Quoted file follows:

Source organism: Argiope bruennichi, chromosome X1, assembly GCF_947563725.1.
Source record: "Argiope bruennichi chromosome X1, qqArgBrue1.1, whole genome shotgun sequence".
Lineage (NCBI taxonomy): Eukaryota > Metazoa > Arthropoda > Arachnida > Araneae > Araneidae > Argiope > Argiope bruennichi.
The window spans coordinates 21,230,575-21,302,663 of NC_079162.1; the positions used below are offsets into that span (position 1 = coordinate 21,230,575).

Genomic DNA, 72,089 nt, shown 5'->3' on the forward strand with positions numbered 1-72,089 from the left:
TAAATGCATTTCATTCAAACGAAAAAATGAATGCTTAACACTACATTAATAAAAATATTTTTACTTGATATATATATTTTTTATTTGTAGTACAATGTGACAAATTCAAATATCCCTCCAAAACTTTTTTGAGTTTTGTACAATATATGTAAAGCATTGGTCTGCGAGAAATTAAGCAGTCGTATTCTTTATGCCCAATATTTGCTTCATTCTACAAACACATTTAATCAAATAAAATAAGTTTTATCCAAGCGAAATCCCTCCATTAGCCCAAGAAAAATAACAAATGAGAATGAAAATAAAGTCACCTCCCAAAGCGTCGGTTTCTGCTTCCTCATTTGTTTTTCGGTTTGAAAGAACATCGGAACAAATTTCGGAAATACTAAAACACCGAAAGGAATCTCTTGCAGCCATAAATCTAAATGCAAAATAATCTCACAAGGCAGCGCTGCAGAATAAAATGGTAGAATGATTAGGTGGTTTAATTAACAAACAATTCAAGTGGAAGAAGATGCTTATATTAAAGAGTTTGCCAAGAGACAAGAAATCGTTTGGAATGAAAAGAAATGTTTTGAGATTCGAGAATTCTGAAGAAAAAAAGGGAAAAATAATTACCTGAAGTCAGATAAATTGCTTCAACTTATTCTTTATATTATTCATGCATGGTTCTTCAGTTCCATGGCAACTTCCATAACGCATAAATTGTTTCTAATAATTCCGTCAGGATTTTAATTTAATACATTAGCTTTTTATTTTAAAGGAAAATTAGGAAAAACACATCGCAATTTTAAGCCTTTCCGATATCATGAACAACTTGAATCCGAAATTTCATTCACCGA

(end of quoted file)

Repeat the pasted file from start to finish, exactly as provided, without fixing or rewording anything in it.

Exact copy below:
Source organism: Argiope bruennichi, chromosome X1, assembly GCF_947563725.1.
Source record: "Argiope bruennichi chromosome X1, qqArgBrue1.1, whole genome shotgun sequence".
Lineage (NCBI taxonomy): Eukaryota > Metazoa > Arthropoda > Arachnida > Araneae > Araneidae > Argiope > Argiope bruennichi.
The window spans coordinates 21,230,575-21,302,663 of NC_079162.1; the positions used below are offsets into that span (position 1 = coordinate 21,230,575).

Genomic DNA, 72,089 nt, shown 5'->3' on the forward strand with positions numbered 1-72,089 from the left:
TAAATGCATTTCATTCAAACGAAAAAATGAATGCTTAACACTACATTAATAAAAATATTTTTACTTGATATATATATTTTTTATTTGTAGTACAATGTGACAAATTCAAATATCCCTCCAAAACTTTTTTGAGTTTTGTACAATATATGTAAAGCATTGGTCTGCGAGAAATTAAGCAGTCGTATTCTTTATGCCCAATATTTGCTTCATTCTACAAACACATTTAATCAAATAAAATAAGTTTTATCCAAGCGAAATCCCTCCATTAGCCCAAGAAAAATAACAAATGAGAATGAAAATAAAGTCACCTCCCAAAGCGTCGGTTTCTGCTTCCTCATTTGTTTTTCGGTTTGAAAGAACATCGGAACAAATTTCGGAAATACTAAAACACCGAAAGGAATCTCTTGCAGCCATAAATCTAAATGCAAAATAATCTCACAAGGCAGCGCTGCAGAATAAAATGGTAGAATGATTAGGTGGTTTAATTAACAAACAATTCAAGTGGAAGAAGATGCTTATATTAAAGAGTTTGCCAAGAGACAAGAAATCGTTTGGAATGAAAAGAAATGTTTTGAGATTCGAGAATTCTGAAGAAAAAAAGGGAAAAATAATTACCTGAAGTCAGATAAATTGCTTCAACTTATTCTTTATATTATTCATGCATGGTTCTTCAGTTCCATGGCAACTTCCATAACGCATAAATTGTTTCTAATAATTCCGTCAGGATTTTAATTTAATACATTAGCTTTTTATTTTAAAGGAAAATTAGGAAAAACACATCGCAATTTTAAGCCTTTCCGATATCATGAACAACTTGAATCCGAAATTTCATTCACCGA